Was I suffering from CANCER?

The search showed this answer after I googled the reason for the persistent sweet taste in my mouth. It also suggested that it could be because of a certain bacterial infection, diabetes or a neurological disorder. I refined the search as sweetness in mouth after prolonged fasting. It showed that low carb diets resulted in burning of fat instead of carbohydrates, which consequently increased ketones in blood stream and caused fruity, sweet, or metallic taste in mouth. During ketosis, excess fat got burn and outcome was weight loss.

In the last week of December, 2021 I decided to do a purasacharan of a lengthy mantra, which required sitting for quite a good time. I was not sure whether I was able to do it as my knees and back ached after sitting for long. Therefore, I decided to eat phalahara, a diet without cereals and pulses also, it included fruits, vegetables and dry fruits that too only once a day. One outstanding meal was sufficient to nourish the body. Moreover, my eating capacity was too good. I was eating three meals worth in one go. 😉 It only saved my time of brushing teeth after meals. 😉 Nevertheless, I would revise my decision if I found it difficult to do in the last days of sadhana due to weakness or any other health issue, and then I would shift to meals twice a day. When I started, I felt pangs of hunger during the evening, my bowel movements were disturbed, I felt tired most of the time and a bitter taste persisted in my mouth all the time. I kept moving, overcoming the obstacles one by one, as I knew my body would get used to this new routine, which was very difficult to master. Gordon Parks stated, “Enthusiasm is the electricity of life. How do you get it? You act enthusiastic until you make it a habit.”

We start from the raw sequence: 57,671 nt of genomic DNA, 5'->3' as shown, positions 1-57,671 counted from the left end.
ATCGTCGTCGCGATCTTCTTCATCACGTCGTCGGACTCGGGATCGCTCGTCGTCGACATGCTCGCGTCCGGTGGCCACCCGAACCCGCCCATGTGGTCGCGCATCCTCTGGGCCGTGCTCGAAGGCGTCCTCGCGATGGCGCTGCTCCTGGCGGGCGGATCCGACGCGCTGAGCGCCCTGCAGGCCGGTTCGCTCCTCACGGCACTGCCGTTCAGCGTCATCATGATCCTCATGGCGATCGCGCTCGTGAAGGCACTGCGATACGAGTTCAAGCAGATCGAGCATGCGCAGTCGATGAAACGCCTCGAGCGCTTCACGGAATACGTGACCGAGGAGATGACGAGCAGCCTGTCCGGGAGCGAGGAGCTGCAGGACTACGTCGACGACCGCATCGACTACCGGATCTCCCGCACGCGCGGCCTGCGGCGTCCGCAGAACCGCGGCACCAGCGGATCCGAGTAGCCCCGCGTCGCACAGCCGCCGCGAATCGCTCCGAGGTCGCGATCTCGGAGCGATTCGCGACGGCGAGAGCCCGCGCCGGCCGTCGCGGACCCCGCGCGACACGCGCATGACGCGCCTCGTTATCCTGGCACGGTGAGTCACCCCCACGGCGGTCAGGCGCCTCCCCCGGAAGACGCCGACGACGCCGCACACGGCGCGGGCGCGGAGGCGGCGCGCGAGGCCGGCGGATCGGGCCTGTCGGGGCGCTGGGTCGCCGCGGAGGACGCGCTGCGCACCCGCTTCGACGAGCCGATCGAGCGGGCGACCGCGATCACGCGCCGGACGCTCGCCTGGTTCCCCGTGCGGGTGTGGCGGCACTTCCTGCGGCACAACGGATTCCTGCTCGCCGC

In the third week of habit formation, I fell ill because of overburden of work as well as because of low energy levels. I did not stop. Will Durant in ‘The Story of Philosophy: The Lives and Opinions of the World’s Greatest Philosophers’ said, “We are what we repeatedly do. Excellence, then, is not an act, but a habit.” I kept going until I reached the mark of 42 days. As Om Swamiji said, “A new habit is formed in 42 days.” Now, I was quite sure that I could continue with meal once during the day but I was not sure whether I could go for phalahara diet for so long without adverse effect on my health. For 47 days, I ate phalahara diet and as soon as Navaratra were over, I changed my phalahara diet to vegetable khichadi with desi ghee, soup, coriander chutney, roasted papad, curd, salad, fruits and dry fruits. This was the diet given to students when I was doing Sadhana Intensive training in Sivananda Kutir in Uttarkashi. Swami Vishnu Devananda said, “What is consumed by the human body correlates directly to the efficiency with which the brain functions. The diet affects the quality of meditation. The purer the diet, the more easily the mind is controlled. Then with time and practice, success in meditation is assured.”

Slowly and gradually, my body got used to it, now I did not feel hungry all the time, my bowl movements were regular, my energy levels were good enough and a sweet taste persisted all the time in my mouth. Oh! That was not a divine taste!

One meal during the day had now become a habit and a part of my life. With this big change in my diet, I could easily sit in meditation for prolonged hours without knee or back pain. “Just do it! First you make your habits, then your habits make you!”
― Lucas Remmerswaal, The A-Z of 13 Habits: Inspired by Warren Buffett

Pic : An idea that illuminates my spiritual path!

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